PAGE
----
Featured Image Credit: Hellinger 2017
The splitfin flashlight fish could not have been named more perfectly. Apparently, by just blinking… the fish can turn on or off their self-generated lights. WHAT?!
The scientifically named Anomalops katoptron, actually has the capability of stunning its prey with bright illumination. Divers have reported seeing the ultra bright light from up to 100 feet away. Now that’s impressive.
The chair of the department of Zoology and Neurobiology at Ruhr-University Bochum in Germany, Jens Hellinger, told Seeker, “I have observed Anomalops several times in the field and a thousand times in the lab and the luminescent light is definitely bright and impressive.”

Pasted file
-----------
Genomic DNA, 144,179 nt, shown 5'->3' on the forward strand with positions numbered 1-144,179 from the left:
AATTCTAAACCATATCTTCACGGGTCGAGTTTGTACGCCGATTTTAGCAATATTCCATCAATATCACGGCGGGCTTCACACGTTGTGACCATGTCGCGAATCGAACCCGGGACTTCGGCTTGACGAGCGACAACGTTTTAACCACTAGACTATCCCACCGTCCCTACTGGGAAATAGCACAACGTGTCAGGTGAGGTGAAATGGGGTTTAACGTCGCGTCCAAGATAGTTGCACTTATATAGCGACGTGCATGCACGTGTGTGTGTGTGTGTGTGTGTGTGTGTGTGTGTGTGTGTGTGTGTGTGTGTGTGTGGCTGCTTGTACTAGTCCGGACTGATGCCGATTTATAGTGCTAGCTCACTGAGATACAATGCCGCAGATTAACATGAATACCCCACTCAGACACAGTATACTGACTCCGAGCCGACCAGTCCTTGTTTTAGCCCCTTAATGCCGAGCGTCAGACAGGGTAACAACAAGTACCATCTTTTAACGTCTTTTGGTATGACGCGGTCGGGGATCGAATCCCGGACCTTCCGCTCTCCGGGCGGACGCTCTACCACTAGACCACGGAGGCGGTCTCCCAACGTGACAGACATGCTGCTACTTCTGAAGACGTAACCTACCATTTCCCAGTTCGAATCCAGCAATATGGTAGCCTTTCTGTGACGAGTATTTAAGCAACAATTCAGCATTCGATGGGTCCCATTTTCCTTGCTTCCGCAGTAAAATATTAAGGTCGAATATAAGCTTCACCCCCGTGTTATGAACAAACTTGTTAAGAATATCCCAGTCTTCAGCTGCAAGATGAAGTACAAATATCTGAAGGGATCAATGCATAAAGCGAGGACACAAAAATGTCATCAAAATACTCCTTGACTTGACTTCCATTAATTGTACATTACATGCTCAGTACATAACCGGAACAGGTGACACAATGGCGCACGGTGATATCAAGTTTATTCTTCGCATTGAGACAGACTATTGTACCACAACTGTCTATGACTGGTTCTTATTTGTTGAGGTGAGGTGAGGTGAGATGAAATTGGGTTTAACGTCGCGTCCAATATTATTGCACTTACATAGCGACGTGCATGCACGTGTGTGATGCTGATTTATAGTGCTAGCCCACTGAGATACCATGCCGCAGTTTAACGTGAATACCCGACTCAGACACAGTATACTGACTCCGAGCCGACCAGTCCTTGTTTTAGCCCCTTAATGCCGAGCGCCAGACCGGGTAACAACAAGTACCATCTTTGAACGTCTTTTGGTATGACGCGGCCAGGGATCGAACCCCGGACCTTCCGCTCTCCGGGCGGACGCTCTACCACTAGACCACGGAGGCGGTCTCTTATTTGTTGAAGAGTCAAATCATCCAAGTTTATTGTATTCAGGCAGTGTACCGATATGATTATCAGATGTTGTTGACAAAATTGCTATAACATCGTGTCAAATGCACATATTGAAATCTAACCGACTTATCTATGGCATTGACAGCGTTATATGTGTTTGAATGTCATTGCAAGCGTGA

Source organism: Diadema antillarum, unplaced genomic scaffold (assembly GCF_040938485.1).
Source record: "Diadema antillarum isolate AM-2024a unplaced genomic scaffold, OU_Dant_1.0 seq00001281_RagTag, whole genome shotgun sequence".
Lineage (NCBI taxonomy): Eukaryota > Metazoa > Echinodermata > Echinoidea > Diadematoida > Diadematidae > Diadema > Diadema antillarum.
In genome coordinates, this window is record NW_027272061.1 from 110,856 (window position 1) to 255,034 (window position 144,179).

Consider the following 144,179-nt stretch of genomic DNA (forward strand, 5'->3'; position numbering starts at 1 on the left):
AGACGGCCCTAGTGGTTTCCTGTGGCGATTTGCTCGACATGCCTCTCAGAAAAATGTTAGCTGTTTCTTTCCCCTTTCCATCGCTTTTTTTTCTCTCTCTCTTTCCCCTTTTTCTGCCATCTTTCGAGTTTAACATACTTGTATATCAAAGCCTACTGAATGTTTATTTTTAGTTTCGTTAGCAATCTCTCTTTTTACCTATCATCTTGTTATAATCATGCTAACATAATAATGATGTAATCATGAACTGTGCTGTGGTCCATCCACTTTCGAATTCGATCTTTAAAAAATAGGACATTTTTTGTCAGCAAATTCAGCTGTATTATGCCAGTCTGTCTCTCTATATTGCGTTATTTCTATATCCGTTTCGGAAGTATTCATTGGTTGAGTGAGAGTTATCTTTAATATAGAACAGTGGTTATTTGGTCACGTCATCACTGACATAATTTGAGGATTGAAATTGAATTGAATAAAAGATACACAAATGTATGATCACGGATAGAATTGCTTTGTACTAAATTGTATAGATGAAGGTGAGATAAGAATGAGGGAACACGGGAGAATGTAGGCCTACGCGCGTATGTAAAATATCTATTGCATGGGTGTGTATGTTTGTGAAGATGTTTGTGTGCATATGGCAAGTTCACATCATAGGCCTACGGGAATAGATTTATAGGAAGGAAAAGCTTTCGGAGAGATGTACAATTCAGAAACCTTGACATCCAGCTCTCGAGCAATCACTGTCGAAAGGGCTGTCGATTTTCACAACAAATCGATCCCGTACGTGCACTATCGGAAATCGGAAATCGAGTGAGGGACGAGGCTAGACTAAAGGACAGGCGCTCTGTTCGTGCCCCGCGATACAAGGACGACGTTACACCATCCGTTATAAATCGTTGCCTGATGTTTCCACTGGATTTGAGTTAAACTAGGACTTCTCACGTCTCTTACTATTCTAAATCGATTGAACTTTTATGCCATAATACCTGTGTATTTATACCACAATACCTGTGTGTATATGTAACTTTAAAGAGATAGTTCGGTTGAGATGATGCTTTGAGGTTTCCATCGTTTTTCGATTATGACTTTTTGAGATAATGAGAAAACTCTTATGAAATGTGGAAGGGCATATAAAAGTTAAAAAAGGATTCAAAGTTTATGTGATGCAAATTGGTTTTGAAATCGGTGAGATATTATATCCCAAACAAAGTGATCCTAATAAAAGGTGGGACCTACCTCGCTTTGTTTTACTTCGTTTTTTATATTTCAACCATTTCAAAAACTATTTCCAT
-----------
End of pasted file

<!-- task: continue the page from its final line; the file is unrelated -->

The fish has large, bean-shaped organs under each eye that are filled with bioluminescent bacteria. When the fish blinks, the light turns on and off because the organ flips forward and backwards. Pretty simple? AND AWESOME!
Hellinger and his team are so fascinated with the fish’ ability that they have dedicated hours upon hours researching the important specimen on moonless nights. In a recent report published in the PLOS ONE journal, the team spotted the splitfin flashlight fish near Indonesia’s Banda Islands and counted that the fish blinked approximately 90 times during the span of one minute. They also described that the flashlight fish’ “on-mode” lasted significantly longer when potential prey were near by.
Hellinger hopes that the study will “shed-light” on the role of bioluminescence in the tropical reef systems.
In this case… pun intended!